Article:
Blame AI Art’s Exploiters, Not the Technology

Tony Peak
4 min readFeb 22, 2023
ID 16511399 © Vladislav Ociacia |

“When falsehood can look so like the truth, who can assure themselves of certain happiness?”

Mary Shelley; ‘Frankenstein’

The current AI controversy, regarding its manufacture of art, bothers me on several levels.

First, it’s frustrating that people who are too lazy to learn the skills to write, paint, etc., are using these AI apps to do it for them — who then try to profit from their creations. Using the apps for private, personal projects is relatively harmless; I’ve used NightCafe to make character portraits for my Dungeons & Dragons campaign. Playing around with Midjourney to make mashups of films that never existed provides a laugh or two. I know of professional artists who use these apps to enhance their paintings, and there’s nothing wrong with that. Using ChatGPT to aid with editing/parsing text is fine, too. These are tools, after all, and should be regarded as such.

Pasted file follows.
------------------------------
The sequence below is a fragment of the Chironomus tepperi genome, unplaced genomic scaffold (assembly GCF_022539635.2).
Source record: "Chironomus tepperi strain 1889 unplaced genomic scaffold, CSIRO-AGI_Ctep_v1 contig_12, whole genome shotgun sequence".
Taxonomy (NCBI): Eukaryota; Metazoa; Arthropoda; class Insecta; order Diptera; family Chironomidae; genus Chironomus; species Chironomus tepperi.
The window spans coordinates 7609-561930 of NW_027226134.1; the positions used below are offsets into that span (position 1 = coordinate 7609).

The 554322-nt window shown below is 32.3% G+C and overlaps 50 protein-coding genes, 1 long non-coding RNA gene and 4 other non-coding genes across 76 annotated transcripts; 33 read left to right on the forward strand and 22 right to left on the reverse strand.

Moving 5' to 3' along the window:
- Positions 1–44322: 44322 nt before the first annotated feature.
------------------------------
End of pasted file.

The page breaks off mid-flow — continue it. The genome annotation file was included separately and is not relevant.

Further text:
But when the creations of these tools flood an already-saturated market, the trouble starts — particularly for artists.

These apps draw from the work of human artists to create a project. Yet these human artists receive no payment or royalties for this; the process is little better than stealing. Some apps even have presets in the style of a particular artist, and the presets are not limited to deceased artists. This amounts to plagiarism, and it has already happened. One of the most prestigious science fiction magazines, Clarkesworld, recently closed to submissions due to a deluge of submitted stories — created by AI.

This isn’t art. These exploiters are using AI tools to game the system in an attempt to reap its rewards without doing the work. This makes it much harder for real writers — yes, I said it — to have their work considered by that publisher. This is only the beginning. These ‘novels’ will inundate Amazon KDP with titles made on the fly, for the pure purpose of profit rather than story. A human writer cannot compete with that potential output. People complain about gatekeeping in the publishing industry, but the rise of such apps will guarantee it becomes a reality, since only the work of established authors is likely to be considered. I shouldn’t have to point out how much more difficult this makes things…



Tony Peak

Science Fiction & Fantasy author, member of SFWA, HWA, & Planetary Society; represented by Ethan Ellenberg